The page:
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dc.contributor.advisor Niklason, Laura E en_US
dc.contributor.author Petersen, Thomas en_US
dc.date.accessioned 2009-12-18T16:35:04Z
dc.date.available 2011-12-31T05:30:08Z
dc.date.issued 2009 en_US
dc.identifier.uri http://hdl.handle.net/10161/1662
dc.description Dissertation en_US
dc.description.abstract <p>Lung disease is the third most common cause of death in the United States, resulting in 400,000 deaths annually \cite{ALA:08}. For many diseases, lung transplantation is the only definitive treatment, yet only 2700 lung transplants are performed each year, limited primarily by a lack of donor organs \cite{Christie:09}. The development of engineered lung tissue, which could be created using a patient's own cells, could have a significant impact on the treatment of end-stage lung disease.</p><p>In this dissertation, we describe the first work intended to engineer whole lung tissue. We utilize a decellularized rodent lung scaffold that is then seeded with pulmonary cells in order to create engineered lung tissue. We will first describe the production of a decellularized lung matrix, which retains several key characteristics of normal lung matrix and is superior to other matrix options for lung tissue engineering. We will analyze the mechanical integrity of the scaffolds and compare the collagen, elastin, fibronectin, and proteoglycan content of the scaffolds to native tissue. We also use a variety of imaging modalities to study the architecture, microstructure and ultrastructure of the scaffolds.</p><p>We will then document the design and validation of a bioreactor that is capable of the long-term culture of whole lung tissue in the laboratory. To validate the bioreactor design, we culture native lung tissue for up to 7 days and demonstrate that the bioreactor enables the maintenance of cell viability, cellular differentiation state, and lung morphology.</p><p>We then demonstrate that the decellularized scaffolds, when cultured in the bioreactor with a suitable cell source, can support the adherence and proliferation of a wide range of cell types, including pulmonary endothelial, epithelial, and mesenchymal cells. We examine the effects of bioreactor conditions, including medium type, ventilation and perfusion, and an air-liquid interface, on the growth and differentiation of epithelial and endothelial lung tissue. Finally, we evaluate several key functional aspects of the engineered tissues, including surfactant production and the formation of a barrier between the vascular and airway compartments.</p><p>In summary, this work demonstrates the development of tools, techniques and platforms for the growth of engineered lung tissues, and provides a foundation for the continued development of whole, functional engineered lung tissue.</p> en_US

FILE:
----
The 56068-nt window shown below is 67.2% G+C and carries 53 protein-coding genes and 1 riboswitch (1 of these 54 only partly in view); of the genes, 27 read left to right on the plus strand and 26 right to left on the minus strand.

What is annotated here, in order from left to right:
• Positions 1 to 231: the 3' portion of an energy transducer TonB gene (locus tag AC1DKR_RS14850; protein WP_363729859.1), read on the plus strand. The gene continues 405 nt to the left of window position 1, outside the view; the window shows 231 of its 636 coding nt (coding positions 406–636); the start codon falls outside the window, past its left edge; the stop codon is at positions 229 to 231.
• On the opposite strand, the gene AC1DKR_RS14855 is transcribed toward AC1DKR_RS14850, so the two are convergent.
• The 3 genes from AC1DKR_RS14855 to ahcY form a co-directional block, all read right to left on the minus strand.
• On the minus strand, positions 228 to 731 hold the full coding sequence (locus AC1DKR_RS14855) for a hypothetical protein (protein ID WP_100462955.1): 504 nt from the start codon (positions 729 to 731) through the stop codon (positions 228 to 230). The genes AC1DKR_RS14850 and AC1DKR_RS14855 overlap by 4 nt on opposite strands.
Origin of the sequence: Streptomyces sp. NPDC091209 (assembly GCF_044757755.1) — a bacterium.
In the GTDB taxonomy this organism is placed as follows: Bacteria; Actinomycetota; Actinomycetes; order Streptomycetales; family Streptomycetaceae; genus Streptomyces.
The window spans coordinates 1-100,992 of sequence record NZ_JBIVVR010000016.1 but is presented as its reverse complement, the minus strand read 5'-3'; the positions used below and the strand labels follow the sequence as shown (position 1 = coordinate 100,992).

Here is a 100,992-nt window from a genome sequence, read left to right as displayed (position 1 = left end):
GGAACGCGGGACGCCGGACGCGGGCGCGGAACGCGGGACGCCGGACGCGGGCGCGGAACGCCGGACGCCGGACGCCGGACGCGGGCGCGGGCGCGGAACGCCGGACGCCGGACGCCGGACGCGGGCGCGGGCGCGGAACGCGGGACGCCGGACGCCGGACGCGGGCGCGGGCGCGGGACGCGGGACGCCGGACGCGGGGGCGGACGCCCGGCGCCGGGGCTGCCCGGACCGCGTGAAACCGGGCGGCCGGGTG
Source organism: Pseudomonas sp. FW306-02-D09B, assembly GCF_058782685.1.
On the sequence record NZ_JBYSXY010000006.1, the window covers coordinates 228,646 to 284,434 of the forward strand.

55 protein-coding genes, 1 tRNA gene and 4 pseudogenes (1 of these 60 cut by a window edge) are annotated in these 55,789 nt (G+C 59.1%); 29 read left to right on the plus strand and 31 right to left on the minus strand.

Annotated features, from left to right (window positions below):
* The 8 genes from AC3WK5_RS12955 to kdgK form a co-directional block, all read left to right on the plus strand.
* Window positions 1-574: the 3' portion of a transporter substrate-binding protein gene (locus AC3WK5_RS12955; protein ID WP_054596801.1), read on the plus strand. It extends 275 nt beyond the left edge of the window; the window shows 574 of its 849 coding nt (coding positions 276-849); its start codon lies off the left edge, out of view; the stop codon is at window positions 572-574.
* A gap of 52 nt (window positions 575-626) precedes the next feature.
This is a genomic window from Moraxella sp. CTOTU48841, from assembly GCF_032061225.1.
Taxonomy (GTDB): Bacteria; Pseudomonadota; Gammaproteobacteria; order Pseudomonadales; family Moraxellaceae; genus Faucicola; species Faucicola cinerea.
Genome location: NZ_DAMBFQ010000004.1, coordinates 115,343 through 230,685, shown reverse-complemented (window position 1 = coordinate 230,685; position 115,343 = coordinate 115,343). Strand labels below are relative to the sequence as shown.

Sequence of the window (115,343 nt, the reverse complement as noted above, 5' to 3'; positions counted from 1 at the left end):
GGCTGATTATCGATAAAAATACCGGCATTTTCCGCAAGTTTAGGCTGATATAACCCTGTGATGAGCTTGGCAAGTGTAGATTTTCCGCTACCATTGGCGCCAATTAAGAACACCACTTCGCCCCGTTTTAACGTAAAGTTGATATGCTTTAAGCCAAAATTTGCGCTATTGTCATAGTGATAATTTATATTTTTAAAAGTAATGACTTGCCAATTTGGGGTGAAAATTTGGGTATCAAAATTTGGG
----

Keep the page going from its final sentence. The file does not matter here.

dc.format.extent 6617459 bytes
dc.format.mimetype application/pdf
dc.language.iso en_US
dc.subject Engineering, Biomedical en_US
dc.title In Vitro Development of Engineered Lung Tissue en_US
dc.type Dissertation en_US
dc.department Biomedical Engineering en_US
duke.embargo.months 24 en_US

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